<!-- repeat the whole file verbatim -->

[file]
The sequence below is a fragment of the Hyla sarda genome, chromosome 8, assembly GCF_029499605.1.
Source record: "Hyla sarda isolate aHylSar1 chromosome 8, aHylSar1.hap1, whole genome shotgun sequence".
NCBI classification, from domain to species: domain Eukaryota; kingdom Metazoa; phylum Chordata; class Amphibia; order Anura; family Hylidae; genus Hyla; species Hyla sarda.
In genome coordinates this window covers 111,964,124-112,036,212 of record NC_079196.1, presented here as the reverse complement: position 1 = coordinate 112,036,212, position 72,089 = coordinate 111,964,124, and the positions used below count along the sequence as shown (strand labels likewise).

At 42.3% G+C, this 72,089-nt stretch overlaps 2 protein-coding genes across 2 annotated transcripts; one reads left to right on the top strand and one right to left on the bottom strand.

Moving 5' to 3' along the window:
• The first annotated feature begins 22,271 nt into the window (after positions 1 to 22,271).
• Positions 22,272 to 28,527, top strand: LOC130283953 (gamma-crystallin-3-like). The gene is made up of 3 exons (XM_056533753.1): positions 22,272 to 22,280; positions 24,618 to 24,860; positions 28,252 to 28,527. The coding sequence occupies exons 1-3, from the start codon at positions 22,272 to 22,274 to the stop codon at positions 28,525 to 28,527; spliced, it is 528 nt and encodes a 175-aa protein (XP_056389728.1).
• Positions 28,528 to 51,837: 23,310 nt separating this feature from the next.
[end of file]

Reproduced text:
The sequence below is a fragment of the Hyla sarda genome, chromosome 8, assembly GCF_029499605.1.
Source record: "Hyla sarda isolate aHylSar1 chromosome 8, aHylSar1.hap1, whole genome shotgun sequence".
NCBI classification, from domain to species: domain Eukaryota; kingdom Metazoa; phylum Chordata; class Amphibia; order Anura; family Hylidae; genus Hyla; species Hyla sarda.
In genome coordinates this window covers 111,964,124-112,036,212 of record NC_079196.1, presented here as the reverse complement: position 1 = coordinate 112,036,212, position 72,089 = coordinate 111,964,124, and the positions used below count along the sequence as shown (strand labels likewise).

At 42.3% G+C, this 72,089-nt stretch overlaps 2 protein-coding genes across 2 annotated transcripts; one reads left to right on the top strand and one right to left on the bottom strand.

Moving 5' to 3' along the window:
• The first annotated feature begins 22,271 nt into the window (after positions 1 to 22,271).
• Positions 22,272 to 28,527, top strand: LOC130283953 (gamma-crystallin-3-like). The gene is made up of 3 exons (XM_056533753.1): positions 22,272 to 22,280; positions 24,618 to 24,860; positions 28,252 to 28,527. The coding sequence occupies exons 1-3, from the start codon at positions 22,272 to 22,274 to the stop codon at positions 28,525 to 28,527; spliced, it is 528 nt and encodes a 175-aa protein (XP_056389728.1).
• Positions 28,528 to 51,837: 23,310 nt separating this feature from the next.